New Jersey has made big strides in reducing infant mortality, but black babies still die at three times the rate of white newborns and women of all races are more likely to lose their lives during childbirth here than in many other states.
A growing awareness of these poor outcomes — and the significant racial disparity in the statistics — has triggered a new interest among state leaders eager to find ways to improve infant and maternal health in the Garden State. The answer, experts insist, involves addressing poverty and other underlying social factors that have wide and diverse impacts on health and wellness.
On Monday U.S. Rep. Bonnie Watson Coleman hosted an “emergency meeting” with a handful of healthcare experts, including acting Human Services commissioner Carole Johnson, to explore how the Garden State can better address these issues — including a racial gap in infant mortality that she said is among the largest in the nation. New Jersey’s First Lady Tammy Murphy also joined the Trenton event.
And state Sen. Joseph Vitale (D-Middlesex) is working on legislation to expand the state’s data collection around maternal and infant deaths and encourage clinical best practices. He and Sen. M. Teresa Ruiz (D-Essex) have also reintroduced a proposal to create a more robust panel, armed with subpoena power, to investigate pregnancy-related deaths.
Racial gap greater in maternal mortality
Infant mortality has declined for more than a decade in New Jersey and was down to 4.8 deaths per 1,000 live births in 2015, below the national average of 5.9, according to state data. But the state’s mortality rate for black babies was 9.7, versus 3.0 for white newborns.
The racial gap is even greater in maternal mortality statistics, for which New Jersey lags the outcomes in many other states. (The assessment includes pregnancy or birth-related deaths that occur up to a year after delivery.)
At least 36 out of 100,000 pregnancies or births result in the mother’ s death in New Jersey, compared to 20 out of 100,000 nationwide, according to the 2016 America’s Health Ranking report. Data collected by the state’s Maternal Mortality Review Program shows that, in 2013, the maternal death rate for white mothers was 12.8, compared to 46.5 among black women.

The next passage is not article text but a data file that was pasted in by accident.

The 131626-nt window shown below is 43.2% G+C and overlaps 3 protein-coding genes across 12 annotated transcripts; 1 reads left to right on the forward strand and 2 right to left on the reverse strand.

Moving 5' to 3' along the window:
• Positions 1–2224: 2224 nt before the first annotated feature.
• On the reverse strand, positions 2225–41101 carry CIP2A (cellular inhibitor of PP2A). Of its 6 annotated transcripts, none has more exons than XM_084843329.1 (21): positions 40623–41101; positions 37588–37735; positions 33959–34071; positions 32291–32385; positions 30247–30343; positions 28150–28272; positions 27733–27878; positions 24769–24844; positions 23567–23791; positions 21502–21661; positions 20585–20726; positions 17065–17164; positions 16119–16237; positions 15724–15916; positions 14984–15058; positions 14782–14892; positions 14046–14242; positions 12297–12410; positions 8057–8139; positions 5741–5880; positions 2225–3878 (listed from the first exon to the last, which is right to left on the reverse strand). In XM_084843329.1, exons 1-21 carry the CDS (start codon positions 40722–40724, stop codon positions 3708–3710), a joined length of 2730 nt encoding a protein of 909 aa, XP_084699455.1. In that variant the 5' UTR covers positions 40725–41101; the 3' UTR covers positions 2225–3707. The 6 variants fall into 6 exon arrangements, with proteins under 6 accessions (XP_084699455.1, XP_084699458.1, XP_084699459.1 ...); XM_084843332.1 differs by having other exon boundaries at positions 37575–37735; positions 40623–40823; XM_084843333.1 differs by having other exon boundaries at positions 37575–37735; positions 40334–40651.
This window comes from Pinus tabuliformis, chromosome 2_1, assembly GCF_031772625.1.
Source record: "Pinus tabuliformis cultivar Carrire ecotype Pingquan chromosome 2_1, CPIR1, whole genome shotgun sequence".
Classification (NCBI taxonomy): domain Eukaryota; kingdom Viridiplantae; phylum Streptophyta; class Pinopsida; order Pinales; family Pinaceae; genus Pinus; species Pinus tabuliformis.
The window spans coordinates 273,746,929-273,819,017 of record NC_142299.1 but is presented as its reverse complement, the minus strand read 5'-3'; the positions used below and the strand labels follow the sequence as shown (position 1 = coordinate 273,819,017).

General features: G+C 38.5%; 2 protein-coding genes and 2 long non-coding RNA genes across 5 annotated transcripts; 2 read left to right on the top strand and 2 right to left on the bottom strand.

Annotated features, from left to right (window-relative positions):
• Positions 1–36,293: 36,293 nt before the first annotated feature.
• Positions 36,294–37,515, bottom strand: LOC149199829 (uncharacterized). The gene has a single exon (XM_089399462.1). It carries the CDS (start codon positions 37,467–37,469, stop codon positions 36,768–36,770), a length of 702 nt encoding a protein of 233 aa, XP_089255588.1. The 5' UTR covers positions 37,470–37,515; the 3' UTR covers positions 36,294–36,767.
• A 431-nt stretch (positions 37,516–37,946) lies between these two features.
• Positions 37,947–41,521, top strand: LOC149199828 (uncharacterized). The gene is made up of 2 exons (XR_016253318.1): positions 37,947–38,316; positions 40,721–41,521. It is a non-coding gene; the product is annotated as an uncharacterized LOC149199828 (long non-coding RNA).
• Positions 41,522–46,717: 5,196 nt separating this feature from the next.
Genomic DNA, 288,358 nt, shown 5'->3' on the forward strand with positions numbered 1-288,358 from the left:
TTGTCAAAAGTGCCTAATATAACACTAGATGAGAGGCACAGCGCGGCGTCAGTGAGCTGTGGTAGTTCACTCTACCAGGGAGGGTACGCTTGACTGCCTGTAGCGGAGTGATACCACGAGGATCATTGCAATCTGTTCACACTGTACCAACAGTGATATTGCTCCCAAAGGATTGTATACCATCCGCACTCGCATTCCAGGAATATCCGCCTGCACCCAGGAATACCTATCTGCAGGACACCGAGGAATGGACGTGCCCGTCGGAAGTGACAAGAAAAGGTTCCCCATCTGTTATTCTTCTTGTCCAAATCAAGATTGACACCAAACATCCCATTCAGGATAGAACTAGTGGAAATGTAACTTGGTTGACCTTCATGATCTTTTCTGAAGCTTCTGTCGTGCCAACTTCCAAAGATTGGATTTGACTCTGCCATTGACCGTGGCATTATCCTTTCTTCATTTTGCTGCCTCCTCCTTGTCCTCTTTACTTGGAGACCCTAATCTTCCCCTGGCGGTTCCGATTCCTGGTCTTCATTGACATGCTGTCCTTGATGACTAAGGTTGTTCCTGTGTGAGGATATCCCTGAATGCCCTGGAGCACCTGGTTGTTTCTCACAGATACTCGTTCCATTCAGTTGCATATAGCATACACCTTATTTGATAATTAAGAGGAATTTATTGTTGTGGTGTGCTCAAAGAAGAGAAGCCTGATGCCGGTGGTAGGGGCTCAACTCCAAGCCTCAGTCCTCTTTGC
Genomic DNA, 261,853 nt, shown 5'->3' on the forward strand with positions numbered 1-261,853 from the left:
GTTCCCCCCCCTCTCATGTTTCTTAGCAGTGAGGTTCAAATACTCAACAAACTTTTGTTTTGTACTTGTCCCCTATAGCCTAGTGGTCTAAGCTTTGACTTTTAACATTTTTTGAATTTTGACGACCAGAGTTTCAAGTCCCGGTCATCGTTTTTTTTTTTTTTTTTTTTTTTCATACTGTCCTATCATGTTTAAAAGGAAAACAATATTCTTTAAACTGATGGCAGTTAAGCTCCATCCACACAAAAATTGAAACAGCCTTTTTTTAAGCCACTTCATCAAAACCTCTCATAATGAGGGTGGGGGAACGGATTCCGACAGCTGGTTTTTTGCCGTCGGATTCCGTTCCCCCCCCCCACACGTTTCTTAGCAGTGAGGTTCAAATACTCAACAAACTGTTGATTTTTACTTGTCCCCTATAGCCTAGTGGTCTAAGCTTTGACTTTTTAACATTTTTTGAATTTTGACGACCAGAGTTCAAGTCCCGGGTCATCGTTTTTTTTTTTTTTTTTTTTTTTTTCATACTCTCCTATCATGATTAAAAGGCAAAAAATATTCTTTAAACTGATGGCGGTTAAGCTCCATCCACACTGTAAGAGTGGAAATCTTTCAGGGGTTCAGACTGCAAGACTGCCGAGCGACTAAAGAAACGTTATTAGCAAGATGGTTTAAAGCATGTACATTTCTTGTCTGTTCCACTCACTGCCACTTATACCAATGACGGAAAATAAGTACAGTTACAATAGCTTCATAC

“There is no more vulnerable time in woman’s life than when she is pregnant and no more vulnerable time in a child’s life than their infancy,” Watson Coleman (D-12th), said. “Protecting mothers and babies is a paramount function of government, but these disparities demonstrate that we have so much more work to do.”
While the immediate outcome of Monday’s event was not clear, Johnson, whose department oversees Medicaid and a number of family health programs, said she shared Watson Coleman’s concerns. “I am pleased to join the Congresswoman in this convening to examine this urgent issue and to highlight the important role of health insurance coverage, including Medicaid coverage, in timely care for women and infants and to explore additional steps to address these unacceptable disparities,” she said.
Infant and maternal health disparities were also flagged as a legislative priority for Vitale and some of his colleagues, resulting in a legislative hearing held early last week. Each year, nearly 500 Garden State infants die before their first birthday, most of preventable causes.
“As a committee and as a state we have our work cut out for us to reduce these numbers,” Vitale said.
During the hearing, speakers agreed it is important for healthcare providers to learn and practice proven techniques to ensure quality care, and for mothers and their partners to understand the importance of overall health and prenatal care. But truly addressing racial disparities will require more comprehensive and costly initiatives aimed at reducing poverty and combating associated ills, including lack of access to care, unsafe housing, and food insecurity, they added.